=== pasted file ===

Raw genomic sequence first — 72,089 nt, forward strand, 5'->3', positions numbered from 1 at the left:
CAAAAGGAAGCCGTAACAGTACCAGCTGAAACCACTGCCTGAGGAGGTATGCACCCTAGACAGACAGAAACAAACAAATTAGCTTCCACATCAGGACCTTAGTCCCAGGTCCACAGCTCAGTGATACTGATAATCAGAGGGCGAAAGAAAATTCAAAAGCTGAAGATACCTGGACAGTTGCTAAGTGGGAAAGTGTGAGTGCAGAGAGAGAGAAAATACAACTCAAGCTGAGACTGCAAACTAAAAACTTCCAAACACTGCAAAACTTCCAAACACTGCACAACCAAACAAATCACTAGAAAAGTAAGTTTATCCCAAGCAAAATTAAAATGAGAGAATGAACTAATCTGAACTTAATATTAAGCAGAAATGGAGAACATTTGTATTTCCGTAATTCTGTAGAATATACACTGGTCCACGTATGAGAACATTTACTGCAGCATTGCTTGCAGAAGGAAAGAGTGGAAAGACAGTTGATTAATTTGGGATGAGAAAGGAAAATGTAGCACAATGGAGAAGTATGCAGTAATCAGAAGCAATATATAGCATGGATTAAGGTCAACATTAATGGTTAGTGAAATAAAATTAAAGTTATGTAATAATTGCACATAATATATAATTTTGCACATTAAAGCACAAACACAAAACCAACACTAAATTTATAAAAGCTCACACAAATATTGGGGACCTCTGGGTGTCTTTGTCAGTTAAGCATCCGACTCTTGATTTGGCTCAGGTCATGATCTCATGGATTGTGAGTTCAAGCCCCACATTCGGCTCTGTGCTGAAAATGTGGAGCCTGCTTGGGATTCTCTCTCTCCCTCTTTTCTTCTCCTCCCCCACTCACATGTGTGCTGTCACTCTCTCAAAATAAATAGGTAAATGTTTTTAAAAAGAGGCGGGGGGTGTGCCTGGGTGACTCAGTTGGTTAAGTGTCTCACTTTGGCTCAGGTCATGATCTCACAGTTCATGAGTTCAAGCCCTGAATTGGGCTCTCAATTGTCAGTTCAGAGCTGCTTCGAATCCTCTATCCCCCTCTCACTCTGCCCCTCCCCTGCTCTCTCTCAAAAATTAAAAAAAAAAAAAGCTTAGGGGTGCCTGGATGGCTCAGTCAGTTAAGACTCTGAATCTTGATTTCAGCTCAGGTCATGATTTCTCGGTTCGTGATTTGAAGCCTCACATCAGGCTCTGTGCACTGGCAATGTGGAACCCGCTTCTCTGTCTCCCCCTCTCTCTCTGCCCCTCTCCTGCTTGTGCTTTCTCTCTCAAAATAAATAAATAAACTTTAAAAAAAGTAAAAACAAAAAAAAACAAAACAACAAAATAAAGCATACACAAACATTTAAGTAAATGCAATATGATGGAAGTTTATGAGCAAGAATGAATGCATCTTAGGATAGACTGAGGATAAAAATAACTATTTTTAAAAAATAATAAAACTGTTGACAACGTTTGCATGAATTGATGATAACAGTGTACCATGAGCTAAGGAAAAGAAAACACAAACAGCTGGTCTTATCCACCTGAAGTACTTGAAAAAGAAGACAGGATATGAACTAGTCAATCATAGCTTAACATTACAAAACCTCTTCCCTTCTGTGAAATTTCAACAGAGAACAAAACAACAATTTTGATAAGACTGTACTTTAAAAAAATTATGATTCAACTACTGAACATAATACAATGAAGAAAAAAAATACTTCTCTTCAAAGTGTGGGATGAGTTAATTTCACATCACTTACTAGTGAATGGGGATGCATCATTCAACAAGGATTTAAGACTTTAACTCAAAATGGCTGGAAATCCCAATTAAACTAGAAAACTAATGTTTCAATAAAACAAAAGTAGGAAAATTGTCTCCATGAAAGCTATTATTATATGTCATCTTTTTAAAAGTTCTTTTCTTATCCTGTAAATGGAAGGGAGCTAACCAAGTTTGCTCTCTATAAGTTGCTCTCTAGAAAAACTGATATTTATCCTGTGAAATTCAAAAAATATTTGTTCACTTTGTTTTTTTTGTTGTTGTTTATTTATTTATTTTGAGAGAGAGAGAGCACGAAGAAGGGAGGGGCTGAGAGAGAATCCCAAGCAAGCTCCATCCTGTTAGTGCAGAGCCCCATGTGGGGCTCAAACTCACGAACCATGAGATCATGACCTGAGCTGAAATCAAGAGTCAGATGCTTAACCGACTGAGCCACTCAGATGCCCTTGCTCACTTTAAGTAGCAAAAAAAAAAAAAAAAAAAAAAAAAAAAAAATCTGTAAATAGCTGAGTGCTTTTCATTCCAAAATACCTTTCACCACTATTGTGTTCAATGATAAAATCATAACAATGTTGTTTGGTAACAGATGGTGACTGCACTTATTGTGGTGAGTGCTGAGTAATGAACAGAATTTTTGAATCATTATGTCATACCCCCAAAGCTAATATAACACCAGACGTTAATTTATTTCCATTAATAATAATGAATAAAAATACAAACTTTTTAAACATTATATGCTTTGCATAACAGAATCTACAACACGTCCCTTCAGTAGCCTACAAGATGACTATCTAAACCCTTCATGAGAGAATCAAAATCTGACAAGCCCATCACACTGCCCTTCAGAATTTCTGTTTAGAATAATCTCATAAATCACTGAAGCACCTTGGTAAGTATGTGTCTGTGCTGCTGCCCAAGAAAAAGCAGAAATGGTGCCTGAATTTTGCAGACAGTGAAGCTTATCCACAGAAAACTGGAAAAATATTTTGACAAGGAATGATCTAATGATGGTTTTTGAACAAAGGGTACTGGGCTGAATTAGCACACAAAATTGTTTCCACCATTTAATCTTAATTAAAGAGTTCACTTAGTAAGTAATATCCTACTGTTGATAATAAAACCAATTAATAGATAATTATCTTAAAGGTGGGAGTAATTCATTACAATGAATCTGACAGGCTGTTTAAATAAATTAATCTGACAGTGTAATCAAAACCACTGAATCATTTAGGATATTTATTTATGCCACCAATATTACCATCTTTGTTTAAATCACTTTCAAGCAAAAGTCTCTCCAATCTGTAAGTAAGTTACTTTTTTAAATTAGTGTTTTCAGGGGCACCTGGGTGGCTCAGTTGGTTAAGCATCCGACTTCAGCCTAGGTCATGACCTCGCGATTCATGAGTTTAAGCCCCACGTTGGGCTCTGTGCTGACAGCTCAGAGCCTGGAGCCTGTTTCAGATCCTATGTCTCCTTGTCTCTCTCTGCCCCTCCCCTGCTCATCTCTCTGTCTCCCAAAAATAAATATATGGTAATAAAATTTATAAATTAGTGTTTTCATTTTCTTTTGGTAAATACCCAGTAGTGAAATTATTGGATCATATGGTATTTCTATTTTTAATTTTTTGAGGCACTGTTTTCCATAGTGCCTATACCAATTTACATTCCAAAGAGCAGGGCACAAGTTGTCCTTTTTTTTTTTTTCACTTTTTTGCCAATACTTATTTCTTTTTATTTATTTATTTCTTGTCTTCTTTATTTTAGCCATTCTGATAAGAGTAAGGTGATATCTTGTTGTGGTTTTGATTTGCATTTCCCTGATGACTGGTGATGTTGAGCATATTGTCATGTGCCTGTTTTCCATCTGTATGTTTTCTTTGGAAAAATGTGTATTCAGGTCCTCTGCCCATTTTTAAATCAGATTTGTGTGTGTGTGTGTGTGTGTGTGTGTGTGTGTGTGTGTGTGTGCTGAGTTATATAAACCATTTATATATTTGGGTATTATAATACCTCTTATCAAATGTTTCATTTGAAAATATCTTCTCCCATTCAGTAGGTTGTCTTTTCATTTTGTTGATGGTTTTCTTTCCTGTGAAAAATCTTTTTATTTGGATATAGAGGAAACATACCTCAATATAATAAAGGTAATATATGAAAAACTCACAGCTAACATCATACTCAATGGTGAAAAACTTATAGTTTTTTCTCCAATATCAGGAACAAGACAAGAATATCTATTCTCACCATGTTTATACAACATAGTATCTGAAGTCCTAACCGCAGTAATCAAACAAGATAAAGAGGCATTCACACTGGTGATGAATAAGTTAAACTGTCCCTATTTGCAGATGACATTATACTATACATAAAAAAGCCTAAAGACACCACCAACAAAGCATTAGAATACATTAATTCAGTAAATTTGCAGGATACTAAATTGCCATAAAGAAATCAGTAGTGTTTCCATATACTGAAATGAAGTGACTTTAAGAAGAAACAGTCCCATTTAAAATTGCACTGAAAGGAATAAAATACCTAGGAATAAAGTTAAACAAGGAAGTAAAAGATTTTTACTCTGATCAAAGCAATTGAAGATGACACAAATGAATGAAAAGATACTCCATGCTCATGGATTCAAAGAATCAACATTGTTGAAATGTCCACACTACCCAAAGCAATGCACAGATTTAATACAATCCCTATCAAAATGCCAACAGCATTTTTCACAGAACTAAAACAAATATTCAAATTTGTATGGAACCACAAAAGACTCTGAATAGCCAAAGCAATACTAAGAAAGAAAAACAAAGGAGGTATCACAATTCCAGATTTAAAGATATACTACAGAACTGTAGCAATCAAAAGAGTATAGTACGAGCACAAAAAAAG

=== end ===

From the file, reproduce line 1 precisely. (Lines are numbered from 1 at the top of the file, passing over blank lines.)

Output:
Raw genomic sequence first — 72,089 nt, forward strand, 5'->3', positions numbered from 1 at the left: